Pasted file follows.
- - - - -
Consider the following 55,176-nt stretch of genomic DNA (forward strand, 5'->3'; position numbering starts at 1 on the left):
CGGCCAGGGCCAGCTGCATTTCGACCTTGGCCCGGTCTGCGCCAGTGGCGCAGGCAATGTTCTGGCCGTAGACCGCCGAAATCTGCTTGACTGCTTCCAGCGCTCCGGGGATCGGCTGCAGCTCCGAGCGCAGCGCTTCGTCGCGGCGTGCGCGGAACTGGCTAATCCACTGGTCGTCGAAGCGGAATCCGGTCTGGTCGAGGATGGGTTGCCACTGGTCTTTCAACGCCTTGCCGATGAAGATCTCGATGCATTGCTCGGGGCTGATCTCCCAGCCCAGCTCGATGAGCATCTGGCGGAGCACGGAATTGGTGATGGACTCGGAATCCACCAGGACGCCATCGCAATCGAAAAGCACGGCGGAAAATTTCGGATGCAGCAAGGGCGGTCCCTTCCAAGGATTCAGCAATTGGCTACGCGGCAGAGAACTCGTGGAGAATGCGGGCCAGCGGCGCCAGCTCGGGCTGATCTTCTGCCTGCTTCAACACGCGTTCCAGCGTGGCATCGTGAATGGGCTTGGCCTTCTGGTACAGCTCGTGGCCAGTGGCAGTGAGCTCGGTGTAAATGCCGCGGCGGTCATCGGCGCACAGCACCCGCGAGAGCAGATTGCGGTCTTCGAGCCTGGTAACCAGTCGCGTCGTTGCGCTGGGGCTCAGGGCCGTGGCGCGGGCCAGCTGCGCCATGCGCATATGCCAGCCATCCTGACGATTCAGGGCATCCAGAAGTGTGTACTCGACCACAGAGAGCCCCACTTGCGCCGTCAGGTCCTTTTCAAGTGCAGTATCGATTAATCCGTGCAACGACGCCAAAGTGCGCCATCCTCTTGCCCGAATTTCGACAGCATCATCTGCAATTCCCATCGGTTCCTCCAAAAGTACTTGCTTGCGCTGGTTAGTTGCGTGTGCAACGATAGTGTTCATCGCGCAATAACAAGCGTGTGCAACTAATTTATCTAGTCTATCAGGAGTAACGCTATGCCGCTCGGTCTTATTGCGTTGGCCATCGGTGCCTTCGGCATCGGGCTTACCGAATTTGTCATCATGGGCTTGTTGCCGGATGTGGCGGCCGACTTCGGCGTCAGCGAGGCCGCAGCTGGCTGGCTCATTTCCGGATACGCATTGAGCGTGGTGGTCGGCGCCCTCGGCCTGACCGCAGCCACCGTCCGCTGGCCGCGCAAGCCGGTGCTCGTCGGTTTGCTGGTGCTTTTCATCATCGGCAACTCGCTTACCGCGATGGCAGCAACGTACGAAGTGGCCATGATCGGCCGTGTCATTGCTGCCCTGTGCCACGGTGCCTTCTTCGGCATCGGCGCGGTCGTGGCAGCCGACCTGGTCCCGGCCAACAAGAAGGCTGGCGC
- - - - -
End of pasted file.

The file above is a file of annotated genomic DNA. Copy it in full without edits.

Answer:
Consider the following 55,176-nt stretch of genomic DNA (forward strand, 5'->3'; position numbering starts at 1 on the left):
CGGCCAGGGCCAGCTGCATTTCGACCTTGGCCCGGTCTGCGCCAGTGGCGCAGGCAATGTTCTGGCCGTAGACCGCCGAAATCTGCTTGACTGCTTCCAGCGCTCCGGGGATCGGCTGCAGCTCCGAGCGCAGCGCTTCGTCGCGGCGTGCGCGGAACTGGCTAATCCACTGGTCGTCGAAGCGGAATCCGGTCTGGTCGAGGATGGGTTGCCACTGGTCTTTCAACGCCTTGCCGATGAAGATCTCGATGCATTGCTCGGGGCTGATCTCCCAGCCCAGCTCGATGAGCATCTGGCGGAGCACGGAATTGGTGATGGACTCGGAATCCACCAGGACGCCATCGCAATCGAAAAGCACGGCGGAAAATTTCGGATGCAGCAAGGGCGGTCCCTTCCAAGGATTCAGCAATTGGCTACGCGGCAGAGAACTCGTGGAGAATGCGGGCCAGCGGCGCCAGCTCGGGCTGATCTTCTGCCTGCTTCAACACGCGTTCCAGCGTGGCATCGTGAATGGGCTTGGCCTTCTGGTACAGCTCGTGGCCAGTGGCAGTGAGCTCGGTGTAAATGCCGCGGCGGTCATCGGCGCACAGCACCCGCGAGAGCAGATTGCGGTCTTCGAGCCTGGTAACCAGTCGCGTCGTTGCGCTGGGGCTCAGGGCCGTGGCGCGGGCCAGCTGCGCCATGCGCATATGCCAGCCATCCTGACGATTCAGGGCATCCAGAAGTGTGTACTCGACCACAGAGAGCCCCACTTGCGCCGTCAGGTCCTTTTCAAGTGCAGTATCGATTAATCCGTGCAACGACGCCAAAGTGCGCCATCCTCTTGCCCGAATTTCGACAGCATCATCTGCAATTCCCATCGGTTCCTCCAAAAGTACTTGCTTGCGCTGGTTAGTTGCGTGTGCAACGATAGTGTTCATCGCGCAATAACAAGCGTGTGCAACTAATTTATCTAGTCTATCAGGAGTAACGCTATGCCGCTCGGTCTTATTGCGTTGGCCATCGGTGCCTTCGGCATCGGGCTTACCGAATTTGTCATCATGGGCTTGTTGCCGGATGTGGCGGCCGACTTCGGCGTCAGCGAGGCCGCAGCTGGCTGGCTCATTTCCGGATACGCATTGAGCGTGGTGGTCGGCGCCCTCGGCCTGACCGCAGCCACCGTCCGCTGGCCGCGCAAGCCGGTGCTCGTCGGTTTGCTGGTGCTTTTCATCATCGGCAACTCGCTTACCGCGATGGCAGCAACGTACGAAGTGGCCATGATCGGCCGTGTCATTGCTGCCCTGTGCCACGGTGCCTTCTTCGGCATCGGCGCGGTCGTGGCAGCCGACCTGGTCCCGGCCAACAAGAAGGCTGGCGC